INDIANAPOLIS, Oct. 14 /PRNewswire/ -- When it comes to working and playing in the great outdoors, many Americans know they should keep their skin protected from the sun; however, a new survey from WellPoint, Inc. (NYSE : WLP ) and Transitions Optical, Inc. indicates that the majority of active participants are unaware of the potential damage the sun can have on their eyes – and the eyes of their children – when they are outside.
The results of an online omnibus survey of 2,500 Americans ages 18 and older conducted on behalf of WellPoint and Transitions indicate that many participants rarely consider the potential risks to their vision from the sun. In fact, when thinking about the harmful effects of extended sun exposure, the majority of participants focus on things like sunburn (92 percent), skin cancer (91 percent), heat stroke/exhaustion (82 percent), dehydration (78 percent) and wrinkles (77 percent).
According to the survey, many participants were unable to identify the basic facts about sun exposure on their eyes, particularly when it came to children's increased risk of ultraviolet (UV) light exposure. For example, only a third of participants (36 percent) know that children's eyes are at greater risk from the effects of UV rays than adults.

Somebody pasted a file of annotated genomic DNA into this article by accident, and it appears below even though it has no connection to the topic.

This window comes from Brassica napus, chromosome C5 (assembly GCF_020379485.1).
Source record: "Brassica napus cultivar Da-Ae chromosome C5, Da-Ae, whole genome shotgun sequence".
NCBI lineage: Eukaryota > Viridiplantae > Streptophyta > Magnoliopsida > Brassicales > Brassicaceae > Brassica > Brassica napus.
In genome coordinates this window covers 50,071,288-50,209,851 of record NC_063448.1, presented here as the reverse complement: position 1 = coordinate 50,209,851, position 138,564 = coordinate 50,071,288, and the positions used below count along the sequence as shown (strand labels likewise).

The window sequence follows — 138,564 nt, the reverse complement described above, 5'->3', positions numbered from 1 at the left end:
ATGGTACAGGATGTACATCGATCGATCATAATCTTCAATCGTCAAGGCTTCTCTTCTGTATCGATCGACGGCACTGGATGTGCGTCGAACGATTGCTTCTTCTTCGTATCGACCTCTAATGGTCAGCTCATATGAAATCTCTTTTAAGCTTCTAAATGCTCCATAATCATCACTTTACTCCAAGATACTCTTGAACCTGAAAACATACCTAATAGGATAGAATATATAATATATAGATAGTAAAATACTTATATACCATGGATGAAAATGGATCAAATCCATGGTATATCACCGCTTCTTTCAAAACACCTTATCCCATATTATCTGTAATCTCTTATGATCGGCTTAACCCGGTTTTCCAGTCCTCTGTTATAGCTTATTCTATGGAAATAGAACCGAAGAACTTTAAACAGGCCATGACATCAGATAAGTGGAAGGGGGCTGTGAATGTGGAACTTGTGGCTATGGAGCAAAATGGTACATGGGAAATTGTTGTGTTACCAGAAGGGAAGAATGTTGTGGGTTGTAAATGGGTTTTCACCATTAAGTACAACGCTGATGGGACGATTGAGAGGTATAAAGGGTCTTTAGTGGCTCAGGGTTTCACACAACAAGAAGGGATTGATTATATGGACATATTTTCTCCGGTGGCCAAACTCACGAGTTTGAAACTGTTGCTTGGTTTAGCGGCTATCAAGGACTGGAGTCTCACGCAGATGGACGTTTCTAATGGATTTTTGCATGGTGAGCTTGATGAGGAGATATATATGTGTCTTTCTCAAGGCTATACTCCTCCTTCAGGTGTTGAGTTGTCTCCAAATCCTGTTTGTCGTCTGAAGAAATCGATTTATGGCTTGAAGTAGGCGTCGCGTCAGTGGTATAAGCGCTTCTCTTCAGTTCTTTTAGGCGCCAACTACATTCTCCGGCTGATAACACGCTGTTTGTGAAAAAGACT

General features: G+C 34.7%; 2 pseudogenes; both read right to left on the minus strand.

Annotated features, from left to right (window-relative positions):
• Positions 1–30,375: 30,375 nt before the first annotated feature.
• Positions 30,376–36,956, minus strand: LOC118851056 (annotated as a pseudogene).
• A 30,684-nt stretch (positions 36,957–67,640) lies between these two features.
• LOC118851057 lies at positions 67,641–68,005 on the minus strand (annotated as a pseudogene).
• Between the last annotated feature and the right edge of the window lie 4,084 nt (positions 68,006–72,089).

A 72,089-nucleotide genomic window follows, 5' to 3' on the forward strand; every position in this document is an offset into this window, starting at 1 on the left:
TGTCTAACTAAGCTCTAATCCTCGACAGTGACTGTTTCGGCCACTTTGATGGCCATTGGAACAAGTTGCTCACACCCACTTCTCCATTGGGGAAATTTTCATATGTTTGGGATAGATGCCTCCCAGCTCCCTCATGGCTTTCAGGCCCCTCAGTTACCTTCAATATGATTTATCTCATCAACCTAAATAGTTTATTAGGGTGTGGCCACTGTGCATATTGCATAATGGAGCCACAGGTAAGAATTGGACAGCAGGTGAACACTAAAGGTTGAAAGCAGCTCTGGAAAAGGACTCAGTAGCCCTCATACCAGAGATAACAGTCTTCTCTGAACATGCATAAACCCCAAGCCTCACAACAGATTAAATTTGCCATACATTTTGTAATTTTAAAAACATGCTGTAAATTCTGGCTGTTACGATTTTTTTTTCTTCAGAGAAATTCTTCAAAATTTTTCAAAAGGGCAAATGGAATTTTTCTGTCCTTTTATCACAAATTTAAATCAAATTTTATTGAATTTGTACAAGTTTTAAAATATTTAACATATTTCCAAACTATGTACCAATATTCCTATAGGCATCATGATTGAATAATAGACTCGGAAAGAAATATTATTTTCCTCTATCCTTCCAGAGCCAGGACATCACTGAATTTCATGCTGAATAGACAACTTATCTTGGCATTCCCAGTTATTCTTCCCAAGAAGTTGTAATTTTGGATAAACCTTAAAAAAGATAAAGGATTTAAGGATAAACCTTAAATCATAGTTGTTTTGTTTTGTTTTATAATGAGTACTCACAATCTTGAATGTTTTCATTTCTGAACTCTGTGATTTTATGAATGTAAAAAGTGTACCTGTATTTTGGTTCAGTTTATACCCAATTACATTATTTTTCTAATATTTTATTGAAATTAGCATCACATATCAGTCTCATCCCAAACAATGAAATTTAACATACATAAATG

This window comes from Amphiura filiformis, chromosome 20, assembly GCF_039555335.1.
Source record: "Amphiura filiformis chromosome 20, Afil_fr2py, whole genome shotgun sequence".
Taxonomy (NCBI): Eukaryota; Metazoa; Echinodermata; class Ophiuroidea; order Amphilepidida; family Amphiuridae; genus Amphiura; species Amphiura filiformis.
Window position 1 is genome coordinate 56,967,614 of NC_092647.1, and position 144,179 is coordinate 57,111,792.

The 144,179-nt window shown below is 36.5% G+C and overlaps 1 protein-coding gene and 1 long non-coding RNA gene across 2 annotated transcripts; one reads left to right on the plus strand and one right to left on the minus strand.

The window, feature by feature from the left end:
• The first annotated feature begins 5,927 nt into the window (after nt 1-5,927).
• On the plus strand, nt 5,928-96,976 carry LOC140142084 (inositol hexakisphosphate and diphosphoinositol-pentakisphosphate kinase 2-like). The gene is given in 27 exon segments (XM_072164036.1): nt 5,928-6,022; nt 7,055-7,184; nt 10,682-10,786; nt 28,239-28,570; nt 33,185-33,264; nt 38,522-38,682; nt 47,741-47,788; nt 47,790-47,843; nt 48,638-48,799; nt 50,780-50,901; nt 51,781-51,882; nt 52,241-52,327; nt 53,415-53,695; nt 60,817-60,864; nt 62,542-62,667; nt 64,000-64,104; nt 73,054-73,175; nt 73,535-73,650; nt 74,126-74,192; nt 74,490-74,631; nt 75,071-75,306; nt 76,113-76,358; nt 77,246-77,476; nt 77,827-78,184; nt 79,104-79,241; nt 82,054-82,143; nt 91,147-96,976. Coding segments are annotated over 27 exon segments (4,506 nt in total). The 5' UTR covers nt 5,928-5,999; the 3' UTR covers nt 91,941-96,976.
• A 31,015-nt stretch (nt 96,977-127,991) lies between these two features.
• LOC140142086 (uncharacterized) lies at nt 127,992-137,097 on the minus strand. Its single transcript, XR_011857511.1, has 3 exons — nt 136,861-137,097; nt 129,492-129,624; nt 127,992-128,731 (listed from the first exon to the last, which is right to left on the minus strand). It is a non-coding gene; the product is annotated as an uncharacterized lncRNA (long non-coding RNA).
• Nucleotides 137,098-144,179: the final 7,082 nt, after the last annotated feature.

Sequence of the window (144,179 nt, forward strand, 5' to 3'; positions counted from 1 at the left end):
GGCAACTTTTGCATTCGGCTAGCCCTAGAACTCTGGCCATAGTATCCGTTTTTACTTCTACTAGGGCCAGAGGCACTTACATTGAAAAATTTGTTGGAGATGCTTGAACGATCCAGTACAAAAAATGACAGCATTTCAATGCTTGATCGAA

"We have learned that many parents tend to think more about the sun's effect on their child's skin rather than on their eyes," said Jeff Spahr, staff vice president of Vision and Voluntary Services for WellPoint. "And many parents with children 18 and younger say they're more likely to tell their child to put on sunscreen than protective eyewear when they go outdoors."
Additionally, the survey reports that nearly four in ten consumers (37 percent) find it difficult to wear protective eyewear like sunglasses as much as they should. The top reason most participants say they don't wear protective eyewear more often is because they forget to bring it with them. Nine in ten participants (90 percent) say that if a convenient, effective way to protect their eyes and their child's eyes were available, they would be likely to purchase the product.
Additional survey results include:
- Nearly six in ten participants (58 percent) agree there are times they don't adequately protect their eyes from the sun even though they know they should. Furthermore, four in ten (41 percent) report that when they go outdoors, they rarely think about protecting their eyes from the sun.
- Older Americans are significantly more likely than younger Americans to believe that people should start protecting their eyes from the sun in early childhood.
- More than half of the participants (55 percent) say they wish they would've taken better care of their eyes when they were younger.
- When asked to identify whether the statement "children's eyes are at greater risk from the effects of UV than adults" is true or false, nearly half of parents of children 18 and younger (48 percent) said they didn't know.